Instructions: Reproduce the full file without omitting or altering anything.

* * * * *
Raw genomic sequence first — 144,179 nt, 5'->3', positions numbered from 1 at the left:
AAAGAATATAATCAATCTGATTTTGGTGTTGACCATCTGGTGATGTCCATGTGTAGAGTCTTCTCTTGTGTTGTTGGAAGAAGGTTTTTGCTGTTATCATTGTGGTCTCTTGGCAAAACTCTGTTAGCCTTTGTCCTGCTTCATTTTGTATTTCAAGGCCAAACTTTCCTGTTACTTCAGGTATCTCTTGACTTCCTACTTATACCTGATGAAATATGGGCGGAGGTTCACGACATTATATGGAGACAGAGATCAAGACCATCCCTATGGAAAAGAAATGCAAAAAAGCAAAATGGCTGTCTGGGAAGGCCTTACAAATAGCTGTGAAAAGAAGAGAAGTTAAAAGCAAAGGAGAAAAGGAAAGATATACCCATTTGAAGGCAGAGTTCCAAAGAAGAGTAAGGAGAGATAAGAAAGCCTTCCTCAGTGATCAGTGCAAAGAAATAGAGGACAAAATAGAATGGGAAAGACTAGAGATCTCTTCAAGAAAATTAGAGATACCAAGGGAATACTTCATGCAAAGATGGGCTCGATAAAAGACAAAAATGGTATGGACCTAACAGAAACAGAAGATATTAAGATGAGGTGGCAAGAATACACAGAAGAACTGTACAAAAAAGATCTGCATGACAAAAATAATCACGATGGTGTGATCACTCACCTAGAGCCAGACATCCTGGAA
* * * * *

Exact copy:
Raw genomic sequence first — 144,179 nt, 5'->3', positions numbered from 1 at the left:
AAAGAATATAATCAATCTGATTTTGGTGTTGACCATCTGGTGATGTCCATGTGTAGAGTCTTCTCTTGTGTTGTTGGAAGAAGGTTTTTGCTGTTATCATTGTGGTCTCTTGGCAAAACTCTGTTAGCCTTTGTCCTGCTTCATTTTGTATTTCAAGGCCAAACTTTCCTGTTACTTCAGGTATCTCTTGACTTCCTACTTATACCTGATGAAATATGGGCGGAGGTTCACGACATTATATGGAGACAGAGATCAAGACCATCCCTATGGAAAAGAAATGCAAAAAAGCAAAATGGCTGTCTGGGAAGGCCTTACAAATAGCTGTGAAAAGAAGAGAAGTTAAAAGCAAAGGAGAAAAGGAAAGATATACCCATTTGAAGGCAGAGTTCCAAAGAAGAGTAAGGAGAGATAAGAAAGCCTTCCTCAGTGATCAGTGCAAAGAAATAGAGGACAAAATAGAATGGGAAAGACTAGAGATCTCTTCAAGAAAATTAGAGATACCAAGGGAATACTTCATGCAAAGATGGGCTCGATAAAAGACAAAAATGGTATGGACCTAACAGAAACAGAAGATATTAAGATGAGGTGGCAAGAATACACAGAAGAACTGTACAAAAAAGATCTGCATGACAAAAATAATCACGATGGTGTGATCACTCACCTAGAGCCAGACATCCTGGAA